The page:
Mississippi Flood 2011 Case Study

Hello Geographers,

A very successful visit from UWE today, a summary post will be coming your eway shortly so if you couldnt make it, there will be materials you can use to add to your exams.

On a topical issue, and one that can be used for your Lower Sixth exams next week, the Mississippi is currently experiencing its largest floods in nearly a century, so here is a brief (well maybe) post about current affairs geograpahy and rivers.

Obviously,the first priority right now, is dealing with the social impact, those families and communities that are flooded out, expecting to be flooded or have already lost possessions and their homes in this months floods. After an April that received 600% of average rainfall, the floods started high up in the rivers very long, long profile, and the crest/peak of the flood is making its way to the delta tonight.

To start, here are some before and after photos taken from the Daily Mail website:

The standing floodwater in this part of the states brings some unique issues, including the presence of snakes like this one:

With the river just centimeters below an all time record, and 500 000 acres of farmland flooded by the deliberate breach of a levee to alleviate flooding downstream, here are some more pictures and a summary of impacts at the end.

Fish jumping to catch flies over flooded farmland.

A deer taking shelter on the roof of a house.

A levee breached to lessen pressure on defences downstream and prevent overtopping. 

Economic Impacts

  • The nine floating casinos in Tunica County Mississippi have been forced to close, the gross $87 million a month, employ 9,700 people and contribute $10 million a month to local and state taxes
  • At Present there are ten oil refineries at risk, threatening a total of 13.7% of domestic oil refinery, this has caused a 13.3% rise is gas prices to $3.38 a gallon. 
  • Following the threat to crops, cotton prices have risen 5% in three days, corn 4% and Soy 1%. 
  • Flooding estimated to cost Arkansas agricultural industries $500 million

Social Impacts:

  • Thousands have been evacuated in Tennessee and Mississippi due to rising floodwaters, and the flood wont reach the Gulf till the end of the month, as it still has much of the 2300mile long course to travel
  • Angola State Penitentiary (Prison) is evacuated
  • 4 million people live in 63 parishes and cities adjacent to the river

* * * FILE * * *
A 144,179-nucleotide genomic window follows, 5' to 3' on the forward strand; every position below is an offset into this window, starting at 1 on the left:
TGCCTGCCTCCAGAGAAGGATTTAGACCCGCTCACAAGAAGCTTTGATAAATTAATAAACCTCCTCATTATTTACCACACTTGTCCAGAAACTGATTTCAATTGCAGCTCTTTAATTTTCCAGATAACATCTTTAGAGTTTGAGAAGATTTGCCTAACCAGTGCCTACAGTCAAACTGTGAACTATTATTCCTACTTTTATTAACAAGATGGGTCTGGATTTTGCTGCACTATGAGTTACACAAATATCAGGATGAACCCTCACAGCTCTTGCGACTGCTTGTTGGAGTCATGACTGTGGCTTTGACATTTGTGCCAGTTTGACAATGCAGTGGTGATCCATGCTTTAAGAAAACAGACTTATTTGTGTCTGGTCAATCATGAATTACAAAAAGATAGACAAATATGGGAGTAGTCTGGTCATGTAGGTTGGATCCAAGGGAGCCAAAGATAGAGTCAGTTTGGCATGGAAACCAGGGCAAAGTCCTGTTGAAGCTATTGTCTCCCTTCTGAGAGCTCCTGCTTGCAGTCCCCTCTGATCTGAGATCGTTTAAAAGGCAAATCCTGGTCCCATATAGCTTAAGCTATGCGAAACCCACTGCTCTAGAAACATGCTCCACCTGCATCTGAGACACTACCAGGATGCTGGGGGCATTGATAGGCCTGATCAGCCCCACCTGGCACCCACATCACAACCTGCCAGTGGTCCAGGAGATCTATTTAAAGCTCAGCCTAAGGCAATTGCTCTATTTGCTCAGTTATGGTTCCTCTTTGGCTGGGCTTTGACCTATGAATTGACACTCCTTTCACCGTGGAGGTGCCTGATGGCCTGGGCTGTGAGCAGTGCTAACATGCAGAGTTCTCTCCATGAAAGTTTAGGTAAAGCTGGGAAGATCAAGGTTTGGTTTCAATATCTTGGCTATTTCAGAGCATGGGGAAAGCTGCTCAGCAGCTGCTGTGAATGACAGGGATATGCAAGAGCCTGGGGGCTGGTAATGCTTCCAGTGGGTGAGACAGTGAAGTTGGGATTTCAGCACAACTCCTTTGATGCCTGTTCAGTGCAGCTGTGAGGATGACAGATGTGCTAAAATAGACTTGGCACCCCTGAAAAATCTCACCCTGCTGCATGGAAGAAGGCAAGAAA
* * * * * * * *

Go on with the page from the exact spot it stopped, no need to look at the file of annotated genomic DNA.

Environmental Impacts:
  • The Corps have opened the Bonnet Carre and Morganza spillways to relieve pressure on New Orleans by diverting water into Lake Ponchartrain and the Atchafalaya River Basin respectively (see picture above)
  • Snakes, Spiders, alligators and rats all a risk at the moment
  • Water Moccasin and Cottonmouth snakes are both venemous and pose a threat to people, they are seeking refuge in homes and trees.
  • In Tennessee the water reached 47.87 feet, less than a foot below the all time 1937 record
  • 3 million acres in Arkansas, Tennessee and Mississippi expected to flood by the end of the week, with 11 million cultivated acres in Mississippi crop prices nationwide will have to rise.
  • Deer and coyotes have been spotted sharing the same levee to shelter form flood waters
  • Wild Turkeys, breeding at this time of year, are likely to see a significant drop in numbers as nests and young birds are flooded

Political Impacts:

  • With the Riverbend and Waterford 3 nuclear plants right next to the river and still downstream from the floods, lets hope we are not about to witness nuclear problems in America as well. 
  • 100 homes and 130 000 acres of land were sacrificed by blowing a levee to keep Cairo safe.
  • the Corps have spent $13 billion since 1927 protecting the Mississippi from flooding, will it work?
  • Will this lend some weight to the climate change movement in America? How much more proof do you need?

Caused by the melting of heavy snowfall, and an unusually wet April and with more thunderstorms expected on thursday, as the crest reaches the delta, this disaster is far from over yet. Cairo has been saved by repeated a 1937 flood eent of dynamiting a levee to relieve pressure, this floods less valuable land and keeps the city safe from overtopped flood walls.On May 2nd, the level in Cairo had reached 61.2 feet, breaking the 1937 record of 59.5ft.

There are growing risks to economic activity in flood-plain regions due to the increasing severity of climate change-driven storms. In May 2011, heavy rains led to surging flood levels along the entirety of the Mississippi River basin. This eventually required the US Army Corps of Engineering to blast open floodgates in order to save major cities like Baton Rouge and New Orleans from catastrophic damage. However, this was at the cost of sacrificing millions of acres of farmland and sparsely populated parishes all over the southern basin region. Beyond the direct flood damage, business was disrupted while the Mississippi River was unable to be used as a trade route. But these disruptions, known as ‘indirect damage,’ can sometimes have a net positive result for firms that do not sustain much physical damage and can benefit from the ensuing price increases of their products. In the long term, however, increasing defense and recovery measures from flood incidents will be required in such regions in order to maintain economic activity. Overall, sustainable development would require either an avoidance of those risky zones, which is socially and economically impractical due to the large existing populations and infrastructure, or a focus on preventative measures.

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